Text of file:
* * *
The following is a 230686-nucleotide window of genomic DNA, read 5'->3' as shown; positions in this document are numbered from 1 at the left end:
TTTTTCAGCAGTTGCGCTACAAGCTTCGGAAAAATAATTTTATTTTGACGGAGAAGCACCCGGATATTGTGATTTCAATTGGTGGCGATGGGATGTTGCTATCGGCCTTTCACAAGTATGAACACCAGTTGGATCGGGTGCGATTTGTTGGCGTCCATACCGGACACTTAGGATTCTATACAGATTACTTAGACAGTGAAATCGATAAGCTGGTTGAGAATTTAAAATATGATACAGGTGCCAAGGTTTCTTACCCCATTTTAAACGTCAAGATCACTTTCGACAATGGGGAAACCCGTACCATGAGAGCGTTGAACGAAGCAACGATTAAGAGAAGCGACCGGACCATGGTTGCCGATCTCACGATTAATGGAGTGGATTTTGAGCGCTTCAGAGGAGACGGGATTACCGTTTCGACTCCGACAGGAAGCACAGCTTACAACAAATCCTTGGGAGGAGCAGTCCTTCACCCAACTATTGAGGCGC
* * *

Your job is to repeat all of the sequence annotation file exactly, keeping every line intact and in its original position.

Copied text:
The following is a 230686-nucleotide window of genomic DNA, read 5'->3' as shown; positions in this document are numbered from 1 at the left end:
TTTTTCAGCAGTTGCGCTACAAGCTTCGGAAAAATAATTTTATTTTGACGGAGAAGCACCCGGATATTGTGATTTCAATTGGTGGCGATGGGATGTTGCTATCGGCCTTTCACAAGTATGAACACCAGTTGGATCGGGTGCGATTTGTTGGCGTCCATACCGGACACTTAGGATTCTATACAGATTACTTAGACAGTGAAATCGATAAGCTGGTTGAGAATTTAAAATATGATACAGGTGCCAAGGTTTCTTACCCCATTTTAAACGTCAAGATCACTTTCGACAATGGGGAAACCCGTACCATGAGAGCGTTGAACGAAGCAACGATTAAGAGAAGCGACCGGACCATGGTTGCCGATCTCACGATTAATGGAGTGGATTTTGAGCGCTTCAGAGGAGACGGGATTACCGTTTCGACTCCGACAGGAAGCACAGCTTACAACAAATCCTTGGGAGGAGCAGTCCTTCACCCAACTATTGAGGCGC